Agency Agreement Practical Law

15.4.2 Another way to create an agency report is if authority is implied. In the case of tacit authority, the contracting authority shall not explicitly tell the agent that the agent has been authorised to act in a certain way. Instead, the actions of the sponsor and the agent are such that it is clear that the sponsor has agreed that the agent has some authority, and the agent has agreed. In other words, such an agreement derives from the conduct of the party and the circumstances of the case. The most frequent cases of implied authority occur when a person is appointed to a position without explicit authority being conferred on him, and the position is one that normally involves some authority. For example, when a board of directors appoints one of its own as chief executive officer, the board of directors implicitly authorizes it to do all things that fall within the usual scope of that function – see Hely Hutchinson v Brayhead Ltd [1968] 1 QB 549 at p. 583. One would expect that most managers would generally be authorized, at least implicitly, to approve or enter into contracts in the course of the normal business activities. 15.4.1 The most obvious way to create an agency relationship is through explicit consent or authorization. An explicit power is conferred where the procuring entity expressly accepts, by terms, that the agent acts in a manner specific to the contracting entity and that the holder gives his consent. The principal and the agent are considered to agree when they have agreed on the amounts resulting from the law for such a relationship, even if they have not recognised it themselves and even if they have announced their refusal – see Garnac Co Grain Inc v Faure & Fairclough Ltd [1968] 1 AC 1130 at p.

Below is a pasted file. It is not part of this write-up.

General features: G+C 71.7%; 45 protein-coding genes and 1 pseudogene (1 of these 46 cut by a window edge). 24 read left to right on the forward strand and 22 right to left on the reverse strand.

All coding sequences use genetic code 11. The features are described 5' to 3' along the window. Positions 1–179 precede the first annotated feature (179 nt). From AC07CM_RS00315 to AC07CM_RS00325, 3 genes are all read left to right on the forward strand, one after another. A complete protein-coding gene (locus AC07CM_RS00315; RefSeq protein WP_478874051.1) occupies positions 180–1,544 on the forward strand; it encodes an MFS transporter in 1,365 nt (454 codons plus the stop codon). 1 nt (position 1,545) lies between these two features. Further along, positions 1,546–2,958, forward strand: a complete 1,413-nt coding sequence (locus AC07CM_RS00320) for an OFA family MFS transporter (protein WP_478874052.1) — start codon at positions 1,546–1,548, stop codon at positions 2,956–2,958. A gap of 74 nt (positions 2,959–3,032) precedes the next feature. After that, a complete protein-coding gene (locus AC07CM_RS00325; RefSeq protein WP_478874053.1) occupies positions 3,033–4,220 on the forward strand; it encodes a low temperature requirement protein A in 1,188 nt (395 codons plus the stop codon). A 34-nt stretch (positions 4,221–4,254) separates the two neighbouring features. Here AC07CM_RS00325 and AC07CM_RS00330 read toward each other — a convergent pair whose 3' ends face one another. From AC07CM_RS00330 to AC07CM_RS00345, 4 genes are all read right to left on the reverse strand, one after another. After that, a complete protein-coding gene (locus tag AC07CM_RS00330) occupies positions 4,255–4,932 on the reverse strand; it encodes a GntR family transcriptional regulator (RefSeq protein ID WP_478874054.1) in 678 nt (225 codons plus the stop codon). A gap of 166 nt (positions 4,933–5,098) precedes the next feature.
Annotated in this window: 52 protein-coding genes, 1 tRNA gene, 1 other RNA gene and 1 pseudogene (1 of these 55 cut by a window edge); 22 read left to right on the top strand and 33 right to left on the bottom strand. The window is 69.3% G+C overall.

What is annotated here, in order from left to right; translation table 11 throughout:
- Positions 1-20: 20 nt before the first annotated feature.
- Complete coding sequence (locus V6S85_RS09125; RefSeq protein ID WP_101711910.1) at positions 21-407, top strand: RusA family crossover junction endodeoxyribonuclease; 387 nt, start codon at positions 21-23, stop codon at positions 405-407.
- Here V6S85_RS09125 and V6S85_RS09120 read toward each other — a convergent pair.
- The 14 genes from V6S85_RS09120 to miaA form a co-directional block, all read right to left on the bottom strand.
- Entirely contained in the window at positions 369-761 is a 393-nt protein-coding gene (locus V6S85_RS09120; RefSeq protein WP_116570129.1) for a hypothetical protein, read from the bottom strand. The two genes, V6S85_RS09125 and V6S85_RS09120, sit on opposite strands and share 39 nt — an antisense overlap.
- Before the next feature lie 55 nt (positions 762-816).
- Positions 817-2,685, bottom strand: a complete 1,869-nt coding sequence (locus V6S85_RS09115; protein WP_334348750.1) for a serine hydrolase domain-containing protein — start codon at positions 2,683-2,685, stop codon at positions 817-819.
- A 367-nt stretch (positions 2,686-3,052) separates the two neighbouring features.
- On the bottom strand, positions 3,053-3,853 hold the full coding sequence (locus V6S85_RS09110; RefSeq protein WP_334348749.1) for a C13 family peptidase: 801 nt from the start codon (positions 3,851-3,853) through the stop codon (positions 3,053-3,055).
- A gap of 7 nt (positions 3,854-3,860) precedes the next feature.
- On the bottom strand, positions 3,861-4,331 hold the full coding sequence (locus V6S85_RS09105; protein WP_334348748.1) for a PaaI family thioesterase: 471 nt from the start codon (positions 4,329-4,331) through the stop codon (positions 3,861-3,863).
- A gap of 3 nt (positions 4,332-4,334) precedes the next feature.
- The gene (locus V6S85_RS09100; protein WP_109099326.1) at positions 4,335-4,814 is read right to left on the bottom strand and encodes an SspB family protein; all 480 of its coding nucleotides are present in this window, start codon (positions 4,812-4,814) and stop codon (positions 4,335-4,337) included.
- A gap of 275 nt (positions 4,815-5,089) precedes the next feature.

1137. However, consent must have been given by each of them. First, we look at what they said and did at the time of the alleged creation of the Agency. Previous words and behaviors can give indications of the evolution of relationships existing at that time and can be considered more generally as a historical context. . . .